Post #63 – Women’s Memoirs, Author Conversations – Kendra Bonnett and Matilda Butler
Memoir Author Laura Claridge Talks About Writing Her Memoir
It’s always enlightening to talk with an award-winning author to discuss turning her talents to writing about her own life rather than the lives of others. Today, Kendra Bonnet and I are pleased to welcome Laura Claridge to Women’s Memoirs. We invited Laura to share with us her experiences in writing her memoir: Mind Over Manners (Kindle Single)
Women’s Memoirs: As an award-winning author of biographies and other non-fiction books, you were used to examining the lives of others. I wonder if you’d share with our readers how the skills you had helped when you wrote your memoir — when you needed to examine your own life.
Though I can’t be sure, I suspect it’s almost impossible to spend years writing biographies without learning more about telling anyone’s story–even or especially one’s own. Each time I questioned my memory, I realized that’s the cost of perspectives drawn from the past. I’d check with my sister, for instance, and she’d recall an event as unfolding differently from me. Or even more puzzling, she’d assume something in our shared childhood meant x, while I had assumed it meant y. Thereupon I realized for real that there is no such thing as a memoir or a biography that is “true,” any more than one person’s recollection is “purer” than another’s. After I got over my disappointment, I pondered the benefits: I didn’t have to get my memories just right, since such veritude doesn’t exist.
Women’s Memoirs: One of the lives you have written about is Emily Post (Emily Post: Daughter of the Gilded Age, Mistress of American Manners). I understand you were working on that biography when you were diagnosed with a rare form of brain cancer. How did Emily Post’s life and your life become intertwined? Since many memoir writers are not biographers, I wonder if you think reading rather than writing a biography at the same time as writing about one’s own life might be helpful or might be distracting.
I think reading biographies (if they’re well vetted as winners) while one works on a memoir allows for splendid (and instructive) companionship for the lonely writer. For that matter, you should be reading good literature–best sellers such as Anne Patchett’s State of Wonder or Stacy Schiff’s bio Cleopatra–all the time.
I was able to use Emily Post as a framing device, both in a Vogue piece I wrote last year and this current Kindle Single. Having Emily around gave me an automatic place to return any time I lost a sense of my structure.
Women’s Memoirs: In what way do you think writing a memoir helped or changed you? Do you feel you learned lessons about yourself? Did you feel that memoir writing versus other types of writing was a form of healing? What might other memoir writers expect as they explore their own lives?
To my surprise, I found it emotionally grueling to revisit such a traumatic period in my life. Reflecting now, I can’t imagine how I or anyone expects to get into painful memories without, well, feeling some pain. I suspect you should not continue with a memoir if you find yourself consistently emotionally wrung out from writing it. If you have a writers’ group or a therapist with whom you can talk, that might help. But bringing up trauma is always fraught. I healed a bit in realizing how mean my good intentioned (stepmother) really was to me, and how her false promises complicated the whole idea of trust for me. I had already worked on this relationship, however, and so the memoir just focused my anger better. (During all the episodes described in my Kindle Short, for instance, she never came to visit; she sent my sister instead.)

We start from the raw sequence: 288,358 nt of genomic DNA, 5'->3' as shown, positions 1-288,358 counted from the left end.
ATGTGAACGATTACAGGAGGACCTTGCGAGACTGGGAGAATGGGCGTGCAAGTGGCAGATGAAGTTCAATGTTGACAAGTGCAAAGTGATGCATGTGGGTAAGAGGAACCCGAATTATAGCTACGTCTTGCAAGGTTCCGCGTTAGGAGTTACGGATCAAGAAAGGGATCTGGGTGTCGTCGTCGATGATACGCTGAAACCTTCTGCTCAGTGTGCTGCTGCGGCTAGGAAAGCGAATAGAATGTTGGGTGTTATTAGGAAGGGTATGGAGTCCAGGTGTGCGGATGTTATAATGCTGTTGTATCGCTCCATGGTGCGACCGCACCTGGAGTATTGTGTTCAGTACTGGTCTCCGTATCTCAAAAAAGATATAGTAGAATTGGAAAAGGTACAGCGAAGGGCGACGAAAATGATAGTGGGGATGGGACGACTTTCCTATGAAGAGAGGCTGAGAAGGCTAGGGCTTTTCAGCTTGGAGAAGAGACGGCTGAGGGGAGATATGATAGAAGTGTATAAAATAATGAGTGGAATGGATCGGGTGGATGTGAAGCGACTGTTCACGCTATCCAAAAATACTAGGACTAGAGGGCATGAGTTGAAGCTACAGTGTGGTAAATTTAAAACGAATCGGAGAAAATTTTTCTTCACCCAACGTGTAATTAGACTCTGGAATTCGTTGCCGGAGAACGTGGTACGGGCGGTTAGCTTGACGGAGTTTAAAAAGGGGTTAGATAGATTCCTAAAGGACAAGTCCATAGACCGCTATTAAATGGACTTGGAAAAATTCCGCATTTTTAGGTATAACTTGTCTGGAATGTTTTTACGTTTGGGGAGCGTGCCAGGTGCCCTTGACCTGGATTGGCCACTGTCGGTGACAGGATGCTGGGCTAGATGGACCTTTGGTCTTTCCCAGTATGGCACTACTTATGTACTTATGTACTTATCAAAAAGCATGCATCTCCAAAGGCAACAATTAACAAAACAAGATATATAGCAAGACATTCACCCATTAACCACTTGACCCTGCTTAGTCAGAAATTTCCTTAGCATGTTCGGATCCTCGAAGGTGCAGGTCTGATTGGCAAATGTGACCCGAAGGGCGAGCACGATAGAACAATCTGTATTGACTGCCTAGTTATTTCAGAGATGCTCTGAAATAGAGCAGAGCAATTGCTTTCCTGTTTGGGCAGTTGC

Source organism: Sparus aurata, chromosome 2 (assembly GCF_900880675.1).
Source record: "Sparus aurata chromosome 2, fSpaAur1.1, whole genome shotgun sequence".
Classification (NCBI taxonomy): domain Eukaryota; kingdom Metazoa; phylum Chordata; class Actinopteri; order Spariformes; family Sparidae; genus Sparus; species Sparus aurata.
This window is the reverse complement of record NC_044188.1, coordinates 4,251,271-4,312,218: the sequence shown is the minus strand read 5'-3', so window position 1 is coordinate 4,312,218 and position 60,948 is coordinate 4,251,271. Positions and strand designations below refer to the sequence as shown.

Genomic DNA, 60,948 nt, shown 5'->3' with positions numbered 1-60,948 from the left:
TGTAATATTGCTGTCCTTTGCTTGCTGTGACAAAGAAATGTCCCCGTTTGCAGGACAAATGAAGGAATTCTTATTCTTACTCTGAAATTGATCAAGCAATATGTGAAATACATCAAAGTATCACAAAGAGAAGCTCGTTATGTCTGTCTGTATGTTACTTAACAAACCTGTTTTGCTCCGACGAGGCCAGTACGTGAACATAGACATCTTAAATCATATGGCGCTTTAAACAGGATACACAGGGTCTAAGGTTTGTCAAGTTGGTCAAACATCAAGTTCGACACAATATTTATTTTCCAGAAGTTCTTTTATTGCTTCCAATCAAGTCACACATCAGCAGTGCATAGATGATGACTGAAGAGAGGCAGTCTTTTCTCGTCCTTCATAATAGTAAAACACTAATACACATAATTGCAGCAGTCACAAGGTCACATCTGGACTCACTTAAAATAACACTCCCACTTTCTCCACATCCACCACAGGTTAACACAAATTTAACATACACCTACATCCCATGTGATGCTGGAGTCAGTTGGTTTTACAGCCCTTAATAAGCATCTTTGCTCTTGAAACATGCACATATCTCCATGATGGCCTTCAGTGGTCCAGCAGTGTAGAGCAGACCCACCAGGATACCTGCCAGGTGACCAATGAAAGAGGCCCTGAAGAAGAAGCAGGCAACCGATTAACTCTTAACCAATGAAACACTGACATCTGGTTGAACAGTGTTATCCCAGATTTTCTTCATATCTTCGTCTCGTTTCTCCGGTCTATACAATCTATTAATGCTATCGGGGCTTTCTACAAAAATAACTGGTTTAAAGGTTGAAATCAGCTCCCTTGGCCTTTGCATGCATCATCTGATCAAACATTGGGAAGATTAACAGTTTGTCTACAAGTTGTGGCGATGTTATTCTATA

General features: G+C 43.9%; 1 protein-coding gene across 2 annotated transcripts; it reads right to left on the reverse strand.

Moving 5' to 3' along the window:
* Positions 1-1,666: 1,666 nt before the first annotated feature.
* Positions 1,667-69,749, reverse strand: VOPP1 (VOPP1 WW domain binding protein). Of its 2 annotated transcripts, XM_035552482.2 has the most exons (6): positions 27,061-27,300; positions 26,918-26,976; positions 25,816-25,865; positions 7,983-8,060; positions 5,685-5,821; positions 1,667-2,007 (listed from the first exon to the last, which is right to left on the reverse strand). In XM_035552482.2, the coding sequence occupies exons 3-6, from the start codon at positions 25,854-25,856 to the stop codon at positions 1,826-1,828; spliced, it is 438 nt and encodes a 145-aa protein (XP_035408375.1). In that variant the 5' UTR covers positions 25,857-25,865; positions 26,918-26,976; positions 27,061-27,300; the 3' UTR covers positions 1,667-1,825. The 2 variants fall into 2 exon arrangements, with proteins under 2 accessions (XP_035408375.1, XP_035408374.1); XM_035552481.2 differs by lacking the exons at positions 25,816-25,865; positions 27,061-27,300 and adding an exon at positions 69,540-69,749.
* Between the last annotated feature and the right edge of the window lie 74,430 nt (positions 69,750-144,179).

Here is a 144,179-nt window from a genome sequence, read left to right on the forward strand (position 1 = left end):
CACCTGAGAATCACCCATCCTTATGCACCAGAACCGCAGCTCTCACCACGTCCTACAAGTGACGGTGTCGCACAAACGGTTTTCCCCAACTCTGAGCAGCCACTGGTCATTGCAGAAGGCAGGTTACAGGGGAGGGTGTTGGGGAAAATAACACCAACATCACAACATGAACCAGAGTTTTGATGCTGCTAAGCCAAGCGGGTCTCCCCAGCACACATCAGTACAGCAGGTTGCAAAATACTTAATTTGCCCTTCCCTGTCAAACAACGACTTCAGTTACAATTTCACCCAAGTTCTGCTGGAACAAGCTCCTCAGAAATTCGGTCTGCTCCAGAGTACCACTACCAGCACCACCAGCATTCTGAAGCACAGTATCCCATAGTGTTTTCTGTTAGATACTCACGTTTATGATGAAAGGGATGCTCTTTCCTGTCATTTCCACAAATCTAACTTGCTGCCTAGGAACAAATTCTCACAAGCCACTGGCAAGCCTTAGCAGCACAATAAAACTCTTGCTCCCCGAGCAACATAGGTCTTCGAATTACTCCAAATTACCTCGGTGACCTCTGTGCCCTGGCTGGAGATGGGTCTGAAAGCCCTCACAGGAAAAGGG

Women’s Memoirs: Book length is always an issue for a memoir writer. Some feel the need to cover everything. Others have a hard time deciding what belongs in the book and what should be left out. You chose to write quite a brief memoir — about 50 pages — and have published it as a Kindle single as you mentioned above (available through Amazon for $1.99). Can you share you thinking on the length of a memoir as well as your publishing decisions?
Many readers said they wanted more than my 50 pages, and someone in my writers’ group complained he felt I was “zooming along.” Probably the Singles are best concentrated upon a sub-subject; maybe I should have written only about my stem cell rescue, for instance. I do not, however, think that any full length memoir should be an autobiography instead: keep it focused. There’s always room for a sequel–or prequel, if you’d rather. But if you really mean to write the conventionally sized memoir, I think you should triple the length of my Kindle Single.
Want to know more about Laura Claridge? Here’s a little of her background:
She has authored several books, ranging from feminist theory to biography and popular culture of the 20th Century. Formerly an English professor, she has written Norman Rockwell: A Life (Random House/Modern Library 2001/2003) and Tamara de Lempicka: A Life of Deco and Decadence (Bloomsbury 2001/2003 [paperback]) and Clarkson Potter/Crown/Random House (1999). Her biography of American icon Emily Post, Emily Post: Daughter of the Gilded Age, Mistress of American Manners (Random House/Modern Library 2008/2009), which was mentioned in the interview above, won the J. Anthony Lukas award administered jointly by the Nieman Foundation for Journalism at Harvard and the Columbia University Graduate School of Journalism.
She has been a frequent writer and reviewer for the national press, appearing in such publications as The Wall Street Journal, The Boston Globe, Vogue, Los Angeles Times, and the Christian Science Monitor. Her books have been translated into Spanish, German, and Polish. She has appeared frequently on national media including NBC’s Today Show, CNN, BBC, CSPAN, and NPR.
Laura Claridge is currently working on Blanche, a biography of Blanche Knopf.